What connects a peer-to-peer platform that will allow African SMEs to merge into larger companies, a project to protect consumers from malware using a blacklisting process, another to create transparency and accountability in public tender systems in India, and a solution that gives scientists the tools to map and monitor environmental variables without having to possess advanced computer coding skills?
The answer is that all of these projects are being built on EOSIO, a fee-less blockchain software protocol which boasts faster transaction speeds and lower latency than any other on the market, and whose architects believe will hasten blockchain’s mass adoption.
Along with 15 other start-up outfits, the teams behind these ventures are currently in Cape Town, where they are competing in the week-long Grand Finale of Block.one’s EOS Global Hackathon series.
When the series was conceived in the early months of this year, Block.one could scarce have imagined how it would capture imaginations in a burgeoning global community of EOSIO developers and enthusiasts.
The software’s arrival and the ongoing improvements to it by Block.one have marked a significant development in the story of blockchain and it’s one that a broad community of early adopters has seized on. Hackathons are very much a bottom-up phenomenon in the tech sector and in the case of EOSIO they have galvanized momentum around the platform at a time when it is emerging as the protocol of choice for a growing number of organizations.
Almost 1800 individuals competed in the series’ five events prior to the Cape Town finale: four on-the-ground hackathons in Hong Kong, Sydney, London and San Francisco, and one pan-African Virtual Hackathon in October. Block.one’s judges selected three winning teams from each of those events, in addition to a Best Social Impact winner at each of the non-virtual events. A top prize of US$500,000 will be awarded in South Africa to one ultimate winner, taking total prize money dispensed during the series by EOS VC — Block.one’s venture capital arm — to US$1.5million.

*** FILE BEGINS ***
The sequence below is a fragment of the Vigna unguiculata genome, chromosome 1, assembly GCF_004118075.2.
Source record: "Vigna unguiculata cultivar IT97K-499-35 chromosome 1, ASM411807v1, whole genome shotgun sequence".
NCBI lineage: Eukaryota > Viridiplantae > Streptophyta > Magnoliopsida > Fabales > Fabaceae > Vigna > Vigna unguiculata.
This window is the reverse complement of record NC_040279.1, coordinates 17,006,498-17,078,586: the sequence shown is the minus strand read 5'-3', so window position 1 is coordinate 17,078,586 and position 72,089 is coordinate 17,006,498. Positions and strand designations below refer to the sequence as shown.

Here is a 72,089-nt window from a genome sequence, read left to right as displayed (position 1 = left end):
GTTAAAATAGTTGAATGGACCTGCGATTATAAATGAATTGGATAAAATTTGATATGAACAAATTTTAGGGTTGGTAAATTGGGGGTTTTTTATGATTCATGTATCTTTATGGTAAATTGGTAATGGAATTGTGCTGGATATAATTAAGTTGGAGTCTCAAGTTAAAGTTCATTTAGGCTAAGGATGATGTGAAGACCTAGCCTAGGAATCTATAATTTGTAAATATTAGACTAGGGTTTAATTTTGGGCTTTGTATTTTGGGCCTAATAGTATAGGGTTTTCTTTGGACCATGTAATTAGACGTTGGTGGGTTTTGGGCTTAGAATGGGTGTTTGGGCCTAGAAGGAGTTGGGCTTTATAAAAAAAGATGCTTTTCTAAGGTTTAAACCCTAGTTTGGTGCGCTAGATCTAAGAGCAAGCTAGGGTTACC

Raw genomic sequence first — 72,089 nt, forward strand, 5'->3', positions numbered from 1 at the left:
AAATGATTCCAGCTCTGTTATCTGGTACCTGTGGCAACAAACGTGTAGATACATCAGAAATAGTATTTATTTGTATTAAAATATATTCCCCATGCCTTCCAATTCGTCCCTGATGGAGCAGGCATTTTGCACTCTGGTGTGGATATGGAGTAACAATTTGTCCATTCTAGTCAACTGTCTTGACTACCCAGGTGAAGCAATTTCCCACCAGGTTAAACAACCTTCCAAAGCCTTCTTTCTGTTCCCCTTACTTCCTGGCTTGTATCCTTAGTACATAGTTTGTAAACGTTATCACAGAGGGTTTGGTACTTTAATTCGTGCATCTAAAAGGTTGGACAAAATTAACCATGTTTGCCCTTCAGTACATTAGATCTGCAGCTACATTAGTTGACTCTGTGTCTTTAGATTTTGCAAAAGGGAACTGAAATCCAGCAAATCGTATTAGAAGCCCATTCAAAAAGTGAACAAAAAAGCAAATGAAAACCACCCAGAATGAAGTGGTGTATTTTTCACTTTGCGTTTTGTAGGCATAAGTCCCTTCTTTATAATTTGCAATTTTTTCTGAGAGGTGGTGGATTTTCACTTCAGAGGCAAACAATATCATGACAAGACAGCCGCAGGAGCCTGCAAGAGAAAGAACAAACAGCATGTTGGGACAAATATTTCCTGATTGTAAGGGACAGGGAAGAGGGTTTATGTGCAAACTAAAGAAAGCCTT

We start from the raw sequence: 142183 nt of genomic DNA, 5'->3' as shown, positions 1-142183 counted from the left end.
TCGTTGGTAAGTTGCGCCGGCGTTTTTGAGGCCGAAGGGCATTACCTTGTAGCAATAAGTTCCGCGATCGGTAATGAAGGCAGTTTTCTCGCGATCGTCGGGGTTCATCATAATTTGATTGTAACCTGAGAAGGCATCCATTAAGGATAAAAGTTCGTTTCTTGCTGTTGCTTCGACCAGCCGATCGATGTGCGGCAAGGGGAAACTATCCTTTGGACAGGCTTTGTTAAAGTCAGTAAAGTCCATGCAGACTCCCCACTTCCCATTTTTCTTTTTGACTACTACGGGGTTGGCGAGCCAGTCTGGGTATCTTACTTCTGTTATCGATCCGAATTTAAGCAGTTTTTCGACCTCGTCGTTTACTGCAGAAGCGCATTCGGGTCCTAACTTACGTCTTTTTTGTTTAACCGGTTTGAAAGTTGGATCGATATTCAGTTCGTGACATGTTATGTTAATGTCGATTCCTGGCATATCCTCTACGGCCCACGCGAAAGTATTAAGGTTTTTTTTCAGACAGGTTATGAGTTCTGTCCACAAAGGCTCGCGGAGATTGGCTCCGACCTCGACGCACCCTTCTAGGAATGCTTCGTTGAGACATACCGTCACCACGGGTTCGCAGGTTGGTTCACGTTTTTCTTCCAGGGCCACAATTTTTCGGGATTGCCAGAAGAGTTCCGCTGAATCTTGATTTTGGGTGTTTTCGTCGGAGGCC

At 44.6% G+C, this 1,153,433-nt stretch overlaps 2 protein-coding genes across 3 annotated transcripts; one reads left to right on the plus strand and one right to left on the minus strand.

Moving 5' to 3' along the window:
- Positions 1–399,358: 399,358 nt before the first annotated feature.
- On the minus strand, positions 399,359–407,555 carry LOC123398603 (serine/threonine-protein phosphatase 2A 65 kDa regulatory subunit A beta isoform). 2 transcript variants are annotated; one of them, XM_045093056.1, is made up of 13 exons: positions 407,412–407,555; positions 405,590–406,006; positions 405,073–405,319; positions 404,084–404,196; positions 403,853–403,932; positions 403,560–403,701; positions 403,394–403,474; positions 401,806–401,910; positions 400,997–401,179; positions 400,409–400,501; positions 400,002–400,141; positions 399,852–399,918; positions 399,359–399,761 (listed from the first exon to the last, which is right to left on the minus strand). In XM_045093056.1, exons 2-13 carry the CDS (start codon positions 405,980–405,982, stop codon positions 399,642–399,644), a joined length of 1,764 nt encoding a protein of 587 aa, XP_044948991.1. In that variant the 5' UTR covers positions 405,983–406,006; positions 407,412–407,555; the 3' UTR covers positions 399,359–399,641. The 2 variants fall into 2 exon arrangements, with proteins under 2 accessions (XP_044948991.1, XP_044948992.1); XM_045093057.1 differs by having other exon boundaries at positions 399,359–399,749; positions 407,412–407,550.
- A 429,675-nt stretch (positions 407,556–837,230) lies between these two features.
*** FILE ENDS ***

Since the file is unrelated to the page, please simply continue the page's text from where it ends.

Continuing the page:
The format of finale week is somewhat different to previous events, where teams were given 26 hours to create blockchain solutions — using the EOSIO codebase — that “hacked” a specific challenge. In Cape Town, finalists are part-way through an Incubation Week, at the end of which their projects will be assessed in a Demo Day by a panel of international judges that includes global technology and blockchain leaders. Throughout the week, they will listen to speakers and gain insights from mentors on everything from investability to value chains and marketing, dissect exactly how blockchain fits into their tech stacks and business plans, and hone their pitches.
All of this is the culmination of a mammoth six-month endeavor involving a cast of mentors, judges, Block.one’s own experts and various creative partners. Its success however is really a product of the energy and passion shown by participants, from accomplished programmers to complete novices. As Rob Behnke, a member of NouGit — the winning team in San Francisco — commented: “The EOS community is unlike anything I’ve seen in blockchain. You can cut the excitement with a knife.”
What the series also shows is that anyone with talent and ideas can play a part in the blockchain revolution. Nowhere on this planet has a monopoly on enterprise and the genius of many of the best projects building on EOSIO is in combining tech expertise with entrepreneurial drive and initiative to address real-world issues and problems.
Besides the finalists already mentioned, another project is aimed at incentivizing individuals to donate genomics data in a secure, anonymized way to further research into Alzheimer’s disease. There is an application designed to prevent food wastage through blockchain-based supply chain management, and an initiative to offer one billion-plus citizens with no formal documentation of their identity a way to establish a trusted ID that is private, recoverable and fully under their control.
Each in their own way, the teams in Cape Town demonstrate a clear-sighted vision of how blockchain can benefit the world and a belief in its ability to upgrade to our global digital infrastructure.
For Block.one, nurturing these grass-roots innovators and helping them to grow their ideas creates synergies with the ongoing expansion of the EOSIO ecosystem. Unfortunately there can be only one winner in the EOS Global Hackathon — but it’s clear that the start-ups it is incubating this week offer solutions that stand to benefit billions around the world.
Originally published at block.one.
Why Hackathons Are Key to Driving Mass Adoption of Blockchain was originally published in Block.one on Medium, where people are continuing the conversation by highlighting and responding to this story.